Naughty or nice, North Korea's Kims still get gifts

North Korea has a massive soft spot for the gifts given to its leaders.

The isolated, impoverished nation has dedicated a museum to more than 220 000 items, including a bear’s head and a bullet-proof limousine, sent to “Great Leader” Kim Il-sung and “Dear Leader” Kim Jong-il from around the world.

The International Friendship Exhibition hall, about 160km north of the capital Pyongyang, is a huge structure built into a mountain.

Regional powers such as the United States meeting in Beijing this week in an attempt to end Pyongyang’s pursuit of atomic weapons have chastised the North’s leaders for letting the country slip into poverty.

But the message in the museum is the North’s leaders are truly wise and the gifts, mostly from communist leaders and a few political figures viewed as pariahs by the West, prove it.

“North Korea maintains this museum for gifts to show off to its people how much praise its leaders have received from overseas,” said a South Korean official who once visited.

No item is too small or mundane. On display are rag dolls that sell for a few dollars, wooden wall clocks and a living room set sent by a South Korean furniture maker.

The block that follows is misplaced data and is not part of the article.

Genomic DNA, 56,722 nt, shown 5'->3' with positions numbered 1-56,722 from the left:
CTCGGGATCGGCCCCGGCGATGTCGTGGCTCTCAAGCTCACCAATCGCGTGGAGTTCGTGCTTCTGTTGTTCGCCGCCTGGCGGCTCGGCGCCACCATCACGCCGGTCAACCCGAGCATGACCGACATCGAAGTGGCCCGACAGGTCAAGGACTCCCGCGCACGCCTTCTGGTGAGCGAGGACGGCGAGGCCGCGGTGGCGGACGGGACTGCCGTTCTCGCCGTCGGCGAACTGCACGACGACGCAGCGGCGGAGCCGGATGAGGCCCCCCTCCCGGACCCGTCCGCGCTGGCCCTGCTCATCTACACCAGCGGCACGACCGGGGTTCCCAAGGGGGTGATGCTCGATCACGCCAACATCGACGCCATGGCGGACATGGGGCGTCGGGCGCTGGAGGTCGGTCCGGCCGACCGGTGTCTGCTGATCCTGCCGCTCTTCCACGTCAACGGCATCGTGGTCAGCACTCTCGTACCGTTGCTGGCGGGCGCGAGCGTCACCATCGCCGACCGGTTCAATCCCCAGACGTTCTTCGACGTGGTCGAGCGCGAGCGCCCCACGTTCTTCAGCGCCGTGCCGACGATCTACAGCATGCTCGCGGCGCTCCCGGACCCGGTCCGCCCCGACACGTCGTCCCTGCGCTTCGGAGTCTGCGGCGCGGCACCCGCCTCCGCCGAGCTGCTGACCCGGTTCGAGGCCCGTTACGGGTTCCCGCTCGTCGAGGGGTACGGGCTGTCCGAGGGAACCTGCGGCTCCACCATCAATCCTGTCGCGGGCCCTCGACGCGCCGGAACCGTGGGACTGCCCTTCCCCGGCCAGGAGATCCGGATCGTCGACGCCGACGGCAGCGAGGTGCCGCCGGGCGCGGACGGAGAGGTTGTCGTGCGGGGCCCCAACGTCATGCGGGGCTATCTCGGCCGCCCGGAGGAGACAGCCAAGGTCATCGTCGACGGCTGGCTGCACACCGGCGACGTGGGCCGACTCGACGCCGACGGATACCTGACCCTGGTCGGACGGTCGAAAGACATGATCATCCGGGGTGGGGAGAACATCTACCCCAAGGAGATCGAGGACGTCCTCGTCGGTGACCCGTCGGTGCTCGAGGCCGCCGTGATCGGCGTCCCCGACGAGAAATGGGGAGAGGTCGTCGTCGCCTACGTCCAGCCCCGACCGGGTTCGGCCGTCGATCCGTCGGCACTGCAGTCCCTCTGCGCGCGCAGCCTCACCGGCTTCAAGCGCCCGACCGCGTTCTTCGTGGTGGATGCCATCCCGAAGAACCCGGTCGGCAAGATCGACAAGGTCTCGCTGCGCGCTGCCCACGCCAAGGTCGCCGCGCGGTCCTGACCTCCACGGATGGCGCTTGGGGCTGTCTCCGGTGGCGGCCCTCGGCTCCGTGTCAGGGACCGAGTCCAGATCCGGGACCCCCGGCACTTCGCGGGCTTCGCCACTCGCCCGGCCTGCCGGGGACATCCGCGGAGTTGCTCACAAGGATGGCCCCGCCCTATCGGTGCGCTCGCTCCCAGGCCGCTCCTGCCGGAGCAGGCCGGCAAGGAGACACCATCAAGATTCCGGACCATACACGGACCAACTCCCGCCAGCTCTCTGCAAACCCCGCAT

“This is how the world recognises the fact that the late Kim’s doctrine will prevail,” a tour guide at the museum said to a group of visiting South Koreans this week.

‘Gifted’ leaders

Other displayed items include a bullet-proof limousine given to Kim Il-sung from Soviet leader Josef Stalin, a bear’s head from Communist-era Romanian leader Nicolae Ceausescu and a railway carriage donated by China’s Mao Zedong.

Libya’s Moammar Gadaffi sent a sword in a gold-studded sheath and Yugoslav leader Josip Broz Tito gave a gold cigarette box.

Gift-giving is a staple subject in North Korea’s state media, where eternal president Kim Il-sung still receives tributes 12 years after his death.

The museum guide proudly said people and officials from 179 countries had sent gifts in honour of the North Korean ideal of self-reliance. Plaques on the wall list the number of countries to which the Kims have travelled, from which they had received gifts and the hours they spent meeting visitors.

A word to diplomats and dignitaries: If you go to Pyongyang, you had better bring gifts.
And expect them to be displayed.

In 2000, former United States secretary of state Madeleine Albright brought a basketball signed by Michael Jordan. One of Kim’s three known sons is a basketball fan.

The late leader of the Hyundai Group has given a luxury sedan. CNN founder Ted Turner gifted a clock.

Kim Jong-il is also known for his generosity, the guide said. In visits to army units in the past few weeks, he has given away several machine guns, automatic rifles and binoculars. - Reuters

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